Eve Audio SC208

Active Monitors

Published in SOS October 2012
Bookmark and Share

Reviews : Monitors

Eve are a very new name in studio monitoring but, as this active nearfield model proves, they've got a wealth of experience behind them...

Paul White

Eve Audio SC208

If you haven't heard the Eve name before, that's because they are a relatively new company in the monitor market, founded in 2011. The more observant amongst you could also be forgiven for thinking that the folded-ribbon tweeter suggests some kind of Adam connection, which there is: Eve Audio was set up following something of a schism at Adam, with CEO Roland Stenz leaving to become Eve's principal designer. But, despite some cosmetic similarities, Eve's approach to monitor design is quite different from that employed in the current Adam range.

The SC208s reviewed here are the largest in Eve's series of two-way monitors, which includes models based around four-inch, five-inch, six-inch and (as in the SC208) eight-inch woofers. These speakers are aimed at the nearfield user who needs to hear full-range audio without having to add a subwoofer. Although the company are also building larger monitors and a complementary range of subwoofers, their two-way speakers are the first to come to market.

DSP, rather than analogue circuitry, is used for all the crossover and processing functions, and the power amplifiers use PWM (Pulse Width Modulation) technology. Even the folded-ribbon tweeter is designed unusually, the RS2 model used by Eve featuring a larger front plate and a more powerful magnetic motor than other designs. There are three large apertures in the front plate, with a magnetically attached, fine, hexagonal grille offering protection from small objects (this grille can be removed if preferred).

The 150W PWM amplifier feeding the woofer is set up to deliver a short-term maximum output power of 200W, allowing peaks of up to 112dB SPL at one metre. A separate 50W amplifier feeds the ribbon tweeter, and both amps feature in-built protection limiting. The rear-facing bass port is a large, rectangular slot designed to minimise port compression and wind noise at higher SPLs.

The bass response of the SC208 is specified down to an impressive 36Hz (-3dB), delivered by what Eve have named their SilverCone woofer. This is powered by a 1.5-inch voice coil designed to ensure plenty of linear excursion. A honeycomb cone material with a woven glass-fibre skin is used to combine stiffness with low mass, and the cone is suspended in a roll surround. This crosses over at 2.8kHz to Eve's AMT RS2 folded 'Air Motion Transformer technology' ribbon tweeter, which takes the highs up to 21kHz (-3dB).

Measuring 255 x 390 x 330 mm and weighing 10.9kg, the black cabinet has an understated feel, with only the metal control-plate at its base giving it a strong sense of identity. The cabinet body is made from 18mm MDF with a textured 'foil' covering, while the baffle is painted satin black. Both drivers are recessed into the baffle, centrally mounted so that there's no need for 'left' and 'right' models, while the cabinet edges and corners are only slightly rounded.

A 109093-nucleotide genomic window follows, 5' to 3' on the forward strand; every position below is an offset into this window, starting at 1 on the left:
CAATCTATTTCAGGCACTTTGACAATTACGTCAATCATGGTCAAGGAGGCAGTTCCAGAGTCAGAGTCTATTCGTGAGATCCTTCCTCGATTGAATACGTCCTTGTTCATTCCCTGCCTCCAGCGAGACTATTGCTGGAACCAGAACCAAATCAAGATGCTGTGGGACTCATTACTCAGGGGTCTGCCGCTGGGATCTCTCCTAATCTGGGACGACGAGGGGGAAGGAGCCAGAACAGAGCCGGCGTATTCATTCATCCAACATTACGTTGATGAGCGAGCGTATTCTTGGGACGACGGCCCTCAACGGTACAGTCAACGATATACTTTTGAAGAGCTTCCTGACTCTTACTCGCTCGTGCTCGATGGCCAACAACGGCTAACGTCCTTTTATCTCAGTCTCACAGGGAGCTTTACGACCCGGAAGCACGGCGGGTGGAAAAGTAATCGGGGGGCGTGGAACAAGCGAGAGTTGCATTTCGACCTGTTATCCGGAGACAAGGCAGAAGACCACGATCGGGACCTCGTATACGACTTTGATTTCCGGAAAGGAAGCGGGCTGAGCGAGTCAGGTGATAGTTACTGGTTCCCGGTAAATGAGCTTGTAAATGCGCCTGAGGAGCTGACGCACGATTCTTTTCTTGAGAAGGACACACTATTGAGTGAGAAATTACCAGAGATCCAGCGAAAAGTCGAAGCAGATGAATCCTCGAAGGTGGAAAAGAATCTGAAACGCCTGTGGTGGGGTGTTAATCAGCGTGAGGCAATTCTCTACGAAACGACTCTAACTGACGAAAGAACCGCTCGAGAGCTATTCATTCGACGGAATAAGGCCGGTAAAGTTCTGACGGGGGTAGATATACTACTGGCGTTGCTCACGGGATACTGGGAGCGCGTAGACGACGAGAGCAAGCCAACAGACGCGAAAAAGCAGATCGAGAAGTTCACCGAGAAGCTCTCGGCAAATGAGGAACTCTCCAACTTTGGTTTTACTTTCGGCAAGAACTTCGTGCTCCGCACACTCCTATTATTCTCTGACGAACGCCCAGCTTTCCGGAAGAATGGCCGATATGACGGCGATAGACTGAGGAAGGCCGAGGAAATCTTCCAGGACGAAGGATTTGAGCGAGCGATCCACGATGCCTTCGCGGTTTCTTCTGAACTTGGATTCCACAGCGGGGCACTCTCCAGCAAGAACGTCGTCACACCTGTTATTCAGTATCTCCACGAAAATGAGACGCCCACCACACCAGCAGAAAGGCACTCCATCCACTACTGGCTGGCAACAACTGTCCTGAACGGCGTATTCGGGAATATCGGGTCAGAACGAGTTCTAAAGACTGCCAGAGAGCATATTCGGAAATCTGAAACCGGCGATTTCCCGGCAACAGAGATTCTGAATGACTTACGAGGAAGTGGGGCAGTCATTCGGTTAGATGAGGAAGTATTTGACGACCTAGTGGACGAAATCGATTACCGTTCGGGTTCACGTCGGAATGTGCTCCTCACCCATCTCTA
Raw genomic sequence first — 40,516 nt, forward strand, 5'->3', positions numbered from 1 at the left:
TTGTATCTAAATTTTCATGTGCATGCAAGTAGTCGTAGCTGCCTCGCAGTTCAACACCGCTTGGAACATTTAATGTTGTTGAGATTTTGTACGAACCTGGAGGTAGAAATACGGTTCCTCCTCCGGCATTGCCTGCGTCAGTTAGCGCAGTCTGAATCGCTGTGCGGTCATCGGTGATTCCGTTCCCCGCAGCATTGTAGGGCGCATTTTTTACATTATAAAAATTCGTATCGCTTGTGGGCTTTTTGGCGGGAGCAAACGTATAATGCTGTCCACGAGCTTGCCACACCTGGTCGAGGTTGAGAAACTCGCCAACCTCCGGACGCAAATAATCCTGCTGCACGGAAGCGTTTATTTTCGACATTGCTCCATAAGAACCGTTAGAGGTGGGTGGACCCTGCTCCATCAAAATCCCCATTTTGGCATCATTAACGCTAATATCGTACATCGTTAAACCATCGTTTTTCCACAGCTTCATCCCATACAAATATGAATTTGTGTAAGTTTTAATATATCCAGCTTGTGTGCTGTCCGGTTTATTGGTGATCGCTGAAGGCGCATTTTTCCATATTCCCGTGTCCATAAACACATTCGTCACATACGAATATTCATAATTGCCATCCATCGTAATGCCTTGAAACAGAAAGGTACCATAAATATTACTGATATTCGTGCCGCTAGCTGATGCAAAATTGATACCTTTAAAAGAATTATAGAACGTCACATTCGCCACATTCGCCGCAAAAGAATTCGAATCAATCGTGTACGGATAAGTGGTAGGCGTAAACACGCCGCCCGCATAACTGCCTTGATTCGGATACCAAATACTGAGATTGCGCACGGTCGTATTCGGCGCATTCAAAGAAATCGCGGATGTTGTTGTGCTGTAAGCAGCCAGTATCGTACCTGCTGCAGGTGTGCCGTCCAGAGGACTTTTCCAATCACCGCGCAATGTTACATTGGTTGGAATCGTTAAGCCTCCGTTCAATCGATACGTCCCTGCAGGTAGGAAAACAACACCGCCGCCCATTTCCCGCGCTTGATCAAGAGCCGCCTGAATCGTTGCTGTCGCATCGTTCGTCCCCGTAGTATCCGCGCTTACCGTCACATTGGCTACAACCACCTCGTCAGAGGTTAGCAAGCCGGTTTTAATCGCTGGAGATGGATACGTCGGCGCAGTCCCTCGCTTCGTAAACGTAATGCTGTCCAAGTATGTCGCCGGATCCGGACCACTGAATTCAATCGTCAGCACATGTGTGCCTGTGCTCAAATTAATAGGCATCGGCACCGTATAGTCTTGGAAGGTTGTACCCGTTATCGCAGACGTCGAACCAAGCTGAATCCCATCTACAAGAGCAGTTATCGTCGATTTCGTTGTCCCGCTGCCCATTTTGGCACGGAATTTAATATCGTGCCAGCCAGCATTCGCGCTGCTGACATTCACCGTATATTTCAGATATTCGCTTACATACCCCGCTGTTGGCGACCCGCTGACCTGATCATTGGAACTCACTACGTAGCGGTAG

Although the circuitry is largely digital, the inputs are analogue on both balanced XLR and unbalanced RCA sockets (but no jacks), feeding into a high quality Burr-Brown A-D converter. The DSP links directly to the power amplifiers, with no further stages of conversion required. DSP takes the place of the volume, filter, phase and room-placement controls, the parameters for which are accessed via a single push-and-turn knob on the front panel. An LED ring (dimmable to taste) around the control shows the status of adjustment. Once made, settings for volume or room adaption can be 'locked out' individually, using a pair of DIP switches located on the rear panel, to avoid tampering. Power comes in via the usual IEC socket, and there's a voltage selector switch for 115/230 Volt operation.

Setting Up

The rear panel houses the balanced and unbalanced inputs, as well as DIP switches for locking the speaker's filter and volume settings.The rear panel houses the balanced and unbalanced inputs, as well as DIP switches for locking the speaker's filter and volume settings.

All the settings — volume, the various filter settings and LED brightness — are made via the rotary control on the front panel. Pressing the knob causes one LED to come on and to flash alongside the name of the function to be edited. Turning the knob allows a different function to be selected, and pushing the knob again puts you into the mode to adjust that setting. All the setting names are printed next to the corresponding LEDs at the start of the LED ring, but these are extremely small and difficult to read. Still, you probably only need to set them once. If you leave the control alone for a while, it automatically reverts back to volume adjustment. I was rather hoping for some kind of cunning link system that would allow the volumes of both speakers to be adjusted from a single control, but this seems not to be available. Again, though, once the levels have been set, any further level changes are likely to be made via a separate monitor controller.